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Taylor Johnston and Ellen Wagner make important decisions about the Post in the editors' office on the evening of Wednesday, February 5, 2020.

Editorial: House Bill 68 irresponsible to pass

Correction appended.

Content warning: this article discusses mental health issues that may be upsetting for certain readers. Read responsibly. 

For years, there has been a growing rhetoric of disinformation about the transgender community. Recently, these myths have begun to center around children and how the media, Disney, books, the green M&M, whatever, are colluding to make your child gay or transgender. 

The reality of the situation is that transgender individuals only account for 1.03% of the adult population in the U.S. and 1.8% of America’s youth.

House Bill 68 takes aim at transgender youth, an already vulnerable minority of children. The bill would ban minors from accessing gender-affirming care and prevent transgender girls from participating in girls’ and women’s sports teams. To further isolate transgender children is dangerous, as transgender children are more prone to mental health struggles and suicide in their formative years. 

Many transgender people experience gender dysphoria, or emotional distress as a result of their physical characteristics not matching that of their gender identity. Gender dysphoria in minors specifically is on the rise. In 2018, 17.5% of transgender youth experienced gender dysphoria, which rose to 20.4% in 2020. Dysphoria is overwhelming for transgender adults, which means extra care must be taken with transgender youth experiencing it. When youth and adolescents cannot access gender-affirming care, they may be at a greater risk of suicidal thoughts.

Already, transgender youth and adolescents are more than fourmore likely to attempt suicide compared to their cisgender peers. Roughly half of the 41% of LGBTQIA+ young people who have seriously considered attempting suicide are transgender or nonbinary.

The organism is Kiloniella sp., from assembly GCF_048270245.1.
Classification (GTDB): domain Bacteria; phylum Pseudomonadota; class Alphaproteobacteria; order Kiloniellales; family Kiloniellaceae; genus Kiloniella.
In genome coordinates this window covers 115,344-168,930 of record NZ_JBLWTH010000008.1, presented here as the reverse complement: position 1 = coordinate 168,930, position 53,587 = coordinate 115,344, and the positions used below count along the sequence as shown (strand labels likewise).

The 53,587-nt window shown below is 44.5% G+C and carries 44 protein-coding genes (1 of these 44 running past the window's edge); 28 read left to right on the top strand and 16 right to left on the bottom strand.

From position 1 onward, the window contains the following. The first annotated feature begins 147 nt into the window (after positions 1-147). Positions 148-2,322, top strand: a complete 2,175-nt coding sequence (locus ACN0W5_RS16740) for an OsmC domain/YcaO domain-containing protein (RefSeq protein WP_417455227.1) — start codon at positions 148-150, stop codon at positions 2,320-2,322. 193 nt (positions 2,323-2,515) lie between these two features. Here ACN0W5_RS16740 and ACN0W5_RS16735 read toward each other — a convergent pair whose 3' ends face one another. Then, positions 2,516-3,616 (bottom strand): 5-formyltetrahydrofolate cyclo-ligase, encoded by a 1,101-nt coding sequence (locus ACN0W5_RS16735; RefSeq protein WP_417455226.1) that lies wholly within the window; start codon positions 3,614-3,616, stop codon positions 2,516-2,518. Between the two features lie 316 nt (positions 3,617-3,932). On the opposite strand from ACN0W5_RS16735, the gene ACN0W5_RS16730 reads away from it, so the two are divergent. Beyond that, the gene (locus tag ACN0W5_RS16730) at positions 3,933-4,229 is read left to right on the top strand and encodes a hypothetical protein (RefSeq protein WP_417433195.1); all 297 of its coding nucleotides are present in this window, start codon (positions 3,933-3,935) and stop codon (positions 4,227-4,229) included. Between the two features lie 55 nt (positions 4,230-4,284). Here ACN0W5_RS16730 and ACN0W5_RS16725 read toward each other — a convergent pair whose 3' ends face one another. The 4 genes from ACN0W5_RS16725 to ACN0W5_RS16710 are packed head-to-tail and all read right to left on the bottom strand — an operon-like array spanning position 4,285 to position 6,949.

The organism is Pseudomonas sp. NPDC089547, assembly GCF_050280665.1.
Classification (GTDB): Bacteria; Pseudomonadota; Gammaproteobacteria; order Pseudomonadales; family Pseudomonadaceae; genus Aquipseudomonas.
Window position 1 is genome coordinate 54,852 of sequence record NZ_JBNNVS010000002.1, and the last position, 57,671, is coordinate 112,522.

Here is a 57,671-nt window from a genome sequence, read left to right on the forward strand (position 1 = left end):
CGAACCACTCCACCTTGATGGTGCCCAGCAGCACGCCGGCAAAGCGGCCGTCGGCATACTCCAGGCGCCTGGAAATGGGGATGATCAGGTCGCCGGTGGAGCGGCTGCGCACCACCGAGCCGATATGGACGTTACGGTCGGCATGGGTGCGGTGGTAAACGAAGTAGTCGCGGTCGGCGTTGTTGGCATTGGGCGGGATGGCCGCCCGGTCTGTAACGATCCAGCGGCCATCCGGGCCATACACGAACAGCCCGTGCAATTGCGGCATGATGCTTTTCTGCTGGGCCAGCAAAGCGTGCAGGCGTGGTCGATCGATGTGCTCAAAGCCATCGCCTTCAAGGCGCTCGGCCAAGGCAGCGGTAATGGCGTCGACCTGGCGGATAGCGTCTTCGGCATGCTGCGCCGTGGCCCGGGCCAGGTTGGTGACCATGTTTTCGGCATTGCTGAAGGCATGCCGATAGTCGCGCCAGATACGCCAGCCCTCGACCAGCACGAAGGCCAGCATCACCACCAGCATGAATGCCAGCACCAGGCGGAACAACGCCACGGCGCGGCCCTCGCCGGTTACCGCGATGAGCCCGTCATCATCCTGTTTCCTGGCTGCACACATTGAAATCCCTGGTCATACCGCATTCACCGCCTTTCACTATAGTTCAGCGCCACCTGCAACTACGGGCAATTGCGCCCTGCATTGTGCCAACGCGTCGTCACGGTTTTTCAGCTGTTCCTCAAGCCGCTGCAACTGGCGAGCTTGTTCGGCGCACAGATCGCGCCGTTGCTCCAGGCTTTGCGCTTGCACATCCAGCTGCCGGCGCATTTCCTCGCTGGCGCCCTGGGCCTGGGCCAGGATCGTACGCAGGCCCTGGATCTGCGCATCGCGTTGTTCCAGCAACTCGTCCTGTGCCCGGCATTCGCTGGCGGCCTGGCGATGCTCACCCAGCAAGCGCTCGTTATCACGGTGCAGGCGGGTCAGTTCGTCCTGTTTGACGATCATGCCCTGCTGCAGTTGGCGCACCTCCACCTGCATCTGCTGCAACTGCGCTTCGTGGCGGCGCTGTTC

Because hormone therapy, hormone blockers and other gender-affirming care are proven to improve the mental well-being of transgender and nonbinary youth, the passage of House Bill 68 would be detrimental to these children and teens.

Even if a transgender teen or child were to survive without gender-affirming care, there are a slew of other related challenges that they will be predisposed to that will still weigh heavy on their quality of life. 

Not only are transgender children and adolescents at a greater risk of suicide but also substance abuse, risky sexual activity and eating disorders. Transgender youth specifically are fourmore likely to develop an eating disorder than their cisgender peers, with around 15% having elevated scores on the Eating Disorder Examination Questionnaire, which is widely used to assess eating disorder symptoms. Of the 15%, 63% reported “purposeful weight manipulation relating to affirming their gender.” 

There is a strong tie between body dissatisfaction in terms of both gender and weight in transgender youth. Among transgender girls, restricting and dieting usually centers around looking thin and having a more traditional feminine physique. Among transgender boys, a restriction is often to reduce the appearance of secondary sex characteristics such as the growth of hips and breasts, something that hormone blockers and gender-affirming care help with.

Those pushing the passage of House Bill 68 think they are protecting children, but they are doing damage on a scale that they simply cannot and do not care to comprehend. Its passage would be detrimental to the mental and physical well-being of transgender and nonbinary youth.

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